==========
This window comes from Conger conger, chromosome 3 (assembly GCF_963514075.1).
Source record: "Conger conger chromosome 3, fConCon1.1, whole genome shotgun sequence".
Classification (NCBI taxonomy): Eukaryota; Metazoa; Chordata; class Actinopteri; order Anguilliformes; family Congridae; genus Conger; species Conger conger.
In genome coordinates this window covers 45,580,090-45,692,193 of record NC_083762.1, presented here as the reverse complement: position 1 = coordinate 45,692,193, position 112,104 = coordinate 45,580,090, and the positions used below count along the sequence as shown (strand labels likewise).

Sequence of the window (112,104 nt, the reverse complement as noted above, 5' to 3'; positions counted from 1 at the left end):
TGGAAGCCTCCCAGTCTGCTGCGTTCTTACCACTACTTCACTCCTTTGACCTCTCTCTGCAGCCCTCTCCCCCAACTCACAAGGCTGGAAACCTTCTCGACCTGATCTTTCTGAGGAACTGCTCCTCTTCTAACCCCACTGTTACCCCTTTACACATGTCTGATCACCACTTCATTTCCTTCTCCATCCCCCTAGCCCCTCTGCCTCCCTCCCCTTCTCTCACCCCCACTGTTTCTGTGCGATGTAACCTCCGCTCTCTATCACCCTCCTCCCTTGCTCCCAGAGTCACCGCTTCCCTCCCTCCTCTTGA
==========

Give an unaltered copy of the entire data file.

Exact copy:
This window comes from Conger conger, chromosome 3 (assembly GCF_963514075.1).
Source record: "Conger conger chromosome 3, fConCon1.1, whole genome shotgun sequence".
Classification (NCBI taxonomy): Eukaryota; Metazoa; Chordata; class Actinopteri; order Anguilliformes; family Congridae; genus Conger; species Conger conger.
In genome coordinates this window covers 45,580,090-45,692,193 of record NC_083762.1, presented here as the reverse complement: position 1 = coordinate 45,692,193, position 112,104 = coordinate 45,580,090, and the positions used below count along the sequence as shown (strand labels likewise).

Sequence of the window (112,104 nt, the reverse complement as noted above, 5' to 3'; positions counted from 1 at the left end):
TGGAAGCCTCCCAGTCTGCTGCGTTCTTACCACTACTTCACTCCTTTGACCTCTCTCTGCAGCCCTCTCCCCCAACTCACAAGGCTGGAAACCTTCTCGACCTGATCTTTCTGAGGAACTGCTCCTCTTCTAACCCCACTGTTACCCCTTTACACATGTCTGATCACCACTTCATTTCCTTCTCCATCCCCCTAGCCCCTCTGCCTCCCTCCCCTTCTCTCACCCCCACTGTTTCTGTGCGATGTAACCTCCGCTCTCTATCACCCTCCTCCCTTGCTCCCAGAGTCACCGCTTCCCTCCCTCCTCTTGA